Settling Child Custody in Colorado Depends on These Factors

Settling Child Custody in Colorado Depends on These Factors

Not every divorce is a drama-fueled spectacle, but even in the most amicable divorces, child custody can be a real sticking point. In Colorado, several child custody determinations exist to make decisions in the best interest of the child.

Here’s what you need to know about the allocation of parental responsibilities in Colorado, including what influences judges’ decisions if your divorce involves a child custody case.

Parental Responsibility in Colorado

In Colorado, the division of parental responsibility covers two different areas:

  • Authority to make decisions for the child
  • Parenting time

When determining these in court, the judge decides what will benefit the child most.

It’s important to understand that the child’s residence doesn’t define decision-making authority. Authority to make decisions on behalf of the child is exactly what it sounds like: the parent decides how to address the needs of the child, including long-range parenting plans.

Factors Used to Determine Parental Responsibility

In many cases, parental responsibility is not an either/or proposition. The judge often understands how both parents play a role in the child’s life. Decisions incorporate how both parents contribute to the developmental and emotional needs of the child.

The factors used to determine parental responsibility reflect the best interests of the child, considering their emotional, mental, and physical needs. These factors divide into two categories: parenting time and decision-making responsibilities.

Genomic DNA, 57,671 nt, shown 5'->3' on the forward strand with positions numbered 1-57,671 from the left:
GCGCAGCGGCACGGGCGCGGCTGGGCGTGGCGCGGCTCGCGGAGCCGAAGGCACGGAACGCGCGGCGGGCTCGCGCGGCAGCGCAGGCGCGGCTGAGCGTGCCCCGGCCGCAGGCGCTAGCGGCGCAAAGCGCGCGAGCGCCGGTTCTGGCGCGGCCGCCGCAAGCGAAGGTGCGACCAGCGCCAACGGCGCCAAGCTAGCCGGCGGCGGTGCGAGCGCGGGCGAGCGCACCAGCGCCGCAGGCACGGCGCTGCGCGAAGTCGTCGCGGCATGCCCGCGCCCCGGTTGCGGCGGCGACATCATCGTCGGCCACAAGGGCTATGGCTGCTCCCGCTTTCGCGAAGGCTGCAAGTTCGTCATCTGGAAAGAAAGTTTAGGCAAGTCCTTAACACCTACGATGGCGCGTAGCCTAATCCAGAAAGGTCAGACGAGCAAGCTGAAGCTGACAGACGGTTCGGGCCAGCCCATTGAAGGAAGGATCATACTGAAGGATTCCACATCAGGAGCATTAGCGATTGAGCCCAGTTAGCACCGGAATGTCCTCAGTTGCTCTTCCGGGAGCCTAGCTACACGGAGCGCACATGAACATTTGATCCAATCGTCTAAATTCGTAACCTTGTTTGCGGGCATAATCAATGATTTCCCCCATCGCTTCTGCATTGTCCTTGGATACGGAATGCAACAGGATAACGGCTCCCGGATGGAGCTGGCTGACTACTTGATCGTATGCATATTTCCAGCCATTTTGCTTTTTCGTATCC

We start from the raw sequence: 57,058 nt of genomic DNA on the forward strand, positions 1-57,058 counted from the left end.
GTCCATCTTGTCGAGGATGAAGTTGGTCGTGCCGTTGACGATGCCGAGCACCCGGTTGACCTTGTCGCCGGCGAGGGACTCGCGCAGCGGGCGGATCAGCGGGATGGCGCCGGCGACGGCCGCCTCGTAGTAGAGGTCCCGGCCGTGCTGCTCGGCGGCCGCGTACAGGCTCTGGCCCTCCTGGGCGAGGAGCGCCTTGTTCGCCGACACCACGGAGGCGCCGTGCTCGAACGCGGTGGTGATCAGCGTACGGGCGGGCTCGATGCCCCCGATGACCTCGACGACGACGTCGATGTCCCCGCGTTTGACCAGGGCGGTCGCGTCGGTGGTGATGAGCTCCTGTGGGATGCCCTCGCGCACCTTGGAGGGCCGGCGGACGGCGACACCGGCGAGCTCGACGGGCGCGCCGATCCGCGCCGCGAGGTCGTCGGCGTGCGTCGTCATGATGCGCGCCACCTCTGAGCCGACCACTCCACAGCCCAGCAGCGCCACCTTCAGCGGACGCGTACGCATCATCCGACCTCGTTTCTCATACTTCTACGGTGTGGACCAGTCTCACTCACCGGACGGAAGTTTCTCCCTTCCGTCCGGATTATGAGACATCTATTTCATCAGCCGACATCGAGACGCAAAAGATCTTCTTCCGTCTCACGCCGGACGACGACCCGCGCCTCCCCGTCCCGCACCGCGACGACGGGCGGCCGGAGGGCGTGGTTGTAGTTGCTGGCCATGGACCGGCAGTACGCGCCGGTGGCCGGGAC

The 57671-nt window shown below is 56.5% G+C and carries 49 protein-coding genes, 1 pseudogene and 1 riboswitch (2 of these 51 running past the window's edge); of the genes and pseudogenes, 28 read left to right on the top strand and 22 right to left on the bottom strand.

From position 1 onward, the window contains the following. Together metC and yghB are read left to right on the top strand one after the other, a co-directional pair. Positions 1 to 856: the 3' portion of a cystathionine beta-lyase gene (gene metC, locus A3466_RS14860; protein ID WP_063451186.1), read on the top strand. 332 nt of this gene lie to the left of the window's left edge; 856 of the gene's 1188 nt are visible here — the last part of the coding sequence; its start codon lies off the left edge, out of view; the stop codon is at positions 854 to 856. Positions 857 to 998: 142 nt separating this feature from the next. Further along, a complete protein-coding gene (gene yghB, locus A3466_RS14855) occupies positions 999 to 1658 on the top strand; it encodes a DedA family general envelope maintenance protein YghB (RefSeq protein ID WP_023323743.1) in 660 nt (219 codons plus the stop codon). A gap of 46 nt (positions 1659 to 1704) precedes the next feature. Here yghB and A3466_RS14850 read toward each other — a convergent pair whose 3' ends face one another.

When deciding parenting time, the judge will consider:

  • What the parents want in regards to parenting time
  • What the child wants, as long as they are mature enough to state it
  • The relationships and interaction of the child with their parents and siblings
  • How the child adjusts to their community, home, and school
  • The physical and mental health of the adults involved
  • The capacity of the responsible parent to encourage affection, love, and contact between the child and other parent
  • Past involvement in the caregiving of the child
  • The distance between parent households and how the practical effects on sharing parenting time

When it comes to decisions of parental decision-making responsibilities, the judge will evaluate:

  • All the items listed under parental time
  • If the parties can make joint decisions in the best interest of the child
  • If joint decision-making responsibilities would result in more frequent contact between the child and the other parent

In general, parents can expect to be granted parenting time, unless the judge believes the child’s emotional or physical health would be endangered.

An experienced attorney can help guide you through the parental responsibility process and ensure your motivations as a parent are represented.

Colorado SPrings Child Custody Lawyers

CO’s View of Spousal Maintenance

Often in divorce cases, spousal maintenance (or alimony) can cause conflict between the parties vying for custody. The spouse that earns more makes payments to the lesser-earning spouse to prevent destitution during and after the divorce process. Spousal Maintenance can be agreed upon by the parties in the case, or the court can calculate it.

There are several types of alimony in Colorado. They are:

  • Temporary
  • Rehabilitative
  • Permanent
  • Reimbursement

The court will consider factors similar to those in parental responsibility cases to determine spousal maintenance eligibility. In general, the court deems spousal maintenance appropriate if the marriage lasted at least three years.

 

About the Author:

Andrew Bryant is a well-respected Colorado Springs criminal attorney who has been practicing in the area for years. A Colorado native, he returned to the home he loves after graduating from the University of Kentucky College of Law. Now, he uses the knowledge he gained as an El Paso County District Attorney to fight tirelessly for his clients’ rights. He is AV-Preeminent rated, has been recognized for his work by The National Trial Lawyers, and has been named to Best of the Springs lists by The Gazette for years.